Child Psychiatry & Human Development

, Volume 49, Issue 1, pp 33–41 | Cite as

Does Parenting Influence the Enduring Impact of Severe Childhood Sexual Abuse on Psychiatric Resilience in Adulthood?

  • Mackenzie J. Lind
  • Ruth C. Brown
  • Christina M. Sheerin
  • Timothy P. York
  • John M. Myers
  • Kenneth S. Kendler
  • Ananda B. Amstadter
Original Article


This study examined the effect of parenting on the association between childhood sexual abuse (CSA) and psychiatric resilience in adulthood in a large female twin sample (n = 1423) assessed for severe CSA (i.e., attempted or completed intercourse before age 16). Severe CSA was associated with lower resilience to recent stressors in adulthood (defined as the difference between their internalizing symptoms and their predicted level of symptoms based on cumulative exposure to stressful life events). Subscales of the Parental Bonding Instrument were significantly associated with resilience. Specifically, parental warmth was associated with increased resilience while parental protectiveness was associated with decreased resilience. The interaction between severe CSA and parental authoritarianism was significant, such that individuals with CSA history and higher authoritarianism scores had lower resilience. Results suggest that CSA assessment remains important for therapeutic work in adulthood and that addressing parenting may be useful for interventions in children with a CSA history.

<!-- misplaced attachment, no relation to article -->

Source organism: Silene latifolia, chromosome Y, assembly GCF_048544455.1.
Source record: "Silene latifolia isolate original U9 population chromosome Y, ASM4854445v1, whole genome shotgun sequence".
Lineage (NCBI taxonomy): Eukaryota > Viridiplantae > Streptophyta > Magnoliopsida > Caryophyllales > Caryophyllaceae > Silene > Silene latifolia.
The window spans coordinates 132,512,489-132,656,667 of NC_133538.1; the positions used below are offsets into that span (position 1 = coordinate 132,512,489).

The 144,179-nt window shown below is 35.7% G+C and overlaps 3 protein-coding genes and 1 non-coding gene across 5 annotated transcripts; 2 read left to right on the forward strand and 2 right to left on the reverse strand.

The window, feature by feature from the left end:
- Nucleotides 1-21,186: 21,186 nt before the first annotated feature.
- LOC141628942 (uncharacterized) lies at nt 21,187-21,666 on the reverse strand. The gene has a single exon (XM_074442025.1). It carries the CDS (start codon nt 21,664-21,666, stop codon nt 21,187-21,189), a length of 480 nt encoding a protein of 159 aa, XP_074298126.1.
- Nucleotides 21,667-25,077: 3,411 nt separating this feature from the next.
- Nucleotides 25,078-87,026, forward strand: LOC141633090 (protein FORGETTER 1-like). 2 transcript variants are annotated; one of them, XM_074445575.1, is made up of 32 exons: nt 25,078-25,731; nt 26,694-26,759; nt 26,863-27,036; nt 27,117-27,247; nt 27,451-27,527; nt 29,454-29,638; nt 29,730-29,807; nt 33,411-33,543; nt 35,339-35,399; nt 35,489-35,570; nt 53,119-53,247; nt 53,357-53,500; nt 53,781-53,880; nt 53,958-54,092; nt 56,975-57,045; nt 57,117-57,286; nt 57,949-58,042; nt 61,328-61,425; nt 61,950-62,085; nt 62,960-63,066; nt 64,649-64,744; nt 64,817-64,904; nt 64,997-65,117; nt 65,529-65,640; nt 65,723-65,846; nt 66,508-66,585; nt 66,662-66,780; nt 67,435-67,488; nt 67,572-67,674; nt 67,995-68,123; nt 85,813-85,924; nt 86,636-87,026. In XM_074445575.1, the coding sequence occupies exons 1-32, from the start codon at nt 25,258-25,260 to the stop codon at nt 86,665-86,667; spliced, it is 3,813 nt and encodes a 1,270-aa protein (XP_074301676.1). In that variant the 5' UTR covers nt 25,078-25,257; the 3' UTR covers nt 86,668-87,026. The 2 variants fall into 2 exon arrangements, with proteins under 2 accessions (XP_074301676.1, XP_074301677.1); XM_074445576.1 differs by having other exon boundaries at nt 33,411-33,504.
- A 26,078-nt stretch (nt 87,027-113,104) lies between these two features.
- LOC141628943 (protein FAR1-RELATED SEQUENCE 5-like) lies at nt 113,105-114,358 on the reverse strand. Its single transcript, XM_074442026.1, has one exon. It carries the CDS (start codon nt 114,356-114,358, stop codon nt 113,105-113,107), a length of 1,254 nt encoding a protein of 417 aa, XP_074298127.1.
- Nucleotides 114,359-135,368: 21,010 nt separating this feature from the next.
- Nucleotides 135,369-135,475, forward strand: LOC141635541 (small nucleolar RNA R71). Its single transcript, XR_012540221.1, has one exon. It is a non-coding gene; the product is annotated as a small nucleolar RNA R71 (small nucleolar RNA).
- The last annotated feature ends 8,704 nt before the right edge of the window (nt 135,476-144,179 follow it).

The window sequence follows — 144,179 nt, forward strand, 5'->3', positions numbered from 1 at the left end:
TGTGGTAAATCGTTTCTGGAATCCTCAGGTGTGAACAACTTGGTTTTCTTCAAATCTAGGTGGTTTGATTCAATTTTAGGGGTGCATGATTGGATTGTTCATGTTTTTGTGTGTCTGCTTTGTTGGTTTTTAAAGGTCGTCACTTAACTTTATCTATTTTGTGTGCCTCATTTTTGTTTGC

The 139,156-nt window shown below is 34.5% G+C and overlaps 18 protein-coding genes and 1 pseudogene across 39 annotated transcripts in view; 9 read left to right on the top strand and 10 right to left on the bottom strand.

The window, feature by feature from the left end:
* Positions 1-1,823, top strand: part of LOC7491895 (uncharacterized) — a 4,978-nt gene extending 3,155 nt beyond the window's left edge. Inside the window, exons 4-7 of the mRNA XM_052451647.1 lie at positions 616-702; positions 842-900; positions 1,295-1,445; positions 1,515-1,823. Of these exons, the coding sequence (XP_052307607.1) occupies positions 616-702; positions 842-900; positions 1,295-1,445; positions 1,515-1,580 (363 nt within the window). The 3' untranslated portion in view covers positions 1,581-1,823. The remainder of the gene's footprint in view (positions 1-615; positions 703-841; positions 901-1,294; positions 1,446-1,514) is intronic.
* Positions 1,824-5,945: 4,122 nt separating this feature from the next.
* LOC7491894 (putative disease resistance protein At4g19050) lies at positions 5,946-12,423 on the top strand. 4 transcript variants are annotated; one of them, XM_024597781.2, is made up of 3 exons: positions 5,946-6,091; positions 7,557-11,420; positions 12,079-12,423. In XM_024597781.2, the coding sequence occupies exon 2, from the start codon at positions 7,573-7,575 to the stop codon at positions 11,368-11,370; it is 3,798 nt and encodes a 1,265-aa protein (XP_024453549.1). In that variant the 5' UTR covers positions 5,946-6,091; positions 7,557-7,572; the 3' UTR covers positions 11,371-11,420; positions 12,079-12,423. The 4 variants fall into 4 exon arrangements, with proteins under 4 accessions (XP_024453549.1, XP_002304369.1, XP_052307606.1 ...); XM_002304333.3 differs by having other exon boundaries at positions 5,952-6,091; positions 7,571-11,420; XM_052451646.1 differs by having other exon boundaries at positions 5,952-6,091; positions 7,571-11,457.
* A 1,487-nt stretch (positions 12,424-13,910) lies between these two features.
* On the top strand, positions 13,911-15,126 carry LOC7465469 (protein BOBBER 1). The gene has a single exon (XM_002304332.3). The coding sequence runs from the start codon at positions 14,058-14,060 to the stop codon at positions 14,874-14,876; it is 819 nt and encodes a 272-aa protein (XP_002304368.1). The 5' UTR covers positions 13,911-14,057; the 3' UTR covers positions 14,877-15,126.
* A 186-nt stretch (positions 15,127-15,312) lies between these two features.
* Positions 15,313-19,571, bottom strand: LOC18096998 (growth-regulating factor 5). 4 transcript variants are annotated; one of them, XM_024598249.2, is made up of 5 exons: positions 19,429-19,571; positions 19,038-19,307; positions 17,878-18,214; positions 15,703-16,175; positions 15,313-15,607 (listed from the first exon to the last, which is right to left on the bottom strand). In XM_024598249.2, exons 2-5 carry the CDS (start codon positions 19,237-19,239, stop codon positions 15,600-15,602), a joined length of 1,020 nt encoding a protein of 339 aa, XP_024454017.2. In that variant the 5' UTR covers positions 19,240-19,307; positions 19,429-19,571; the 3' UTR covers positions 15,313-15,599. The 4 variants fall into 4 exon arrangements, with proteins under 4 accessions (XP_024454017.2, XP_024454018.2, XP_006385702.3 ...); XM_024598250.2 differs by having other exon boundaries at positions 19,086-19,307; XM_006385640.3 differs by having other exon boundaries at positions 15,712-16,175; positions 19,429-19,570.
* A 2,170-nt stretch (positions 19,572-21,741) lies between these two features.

Childhood sexual abuse Parenting Resilience Parental authoritarianism 



Ms. Lind and Dr. Sheerin are supported by T32 MH020030. The Mid-Atlantic Twin Registry is supported by NIH grant UL1RR031990. Dr. York is supported by R01 AG037986. Dr. Amstadter’s time is partially funded by K02 AA023239.

Compliance with Ethical Standards

Conflict of interest

The authors have no conflicts of interest.


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Copyright information

© Springer Science+Business Media New York 2017

Authors and Affiliations

  • Mackenzie J. Lind
    • 1
  • Ruth C. Brown
    • 1
  • Christina M. Sheerin
    • 1
  • Timothy P. York
    • 2
  • John M. Myers
    • 1
  • Kenneth S. Kendler
    • 1
    • 2
  • Ananda B. Amstadter
    • 1
    • 2
  1. 1.Department of Psychiatry, Virginia Institute for Psychiatric and Behavioral GeneticsVirginia Commonwealth UniversityRichmondUSA
  2. 2.Department of Human and Molecular Genetics, Virginia Institute for Psychiatric and Behavioral GeneticsVirginia Commonwealth UniversityRichmondUSA

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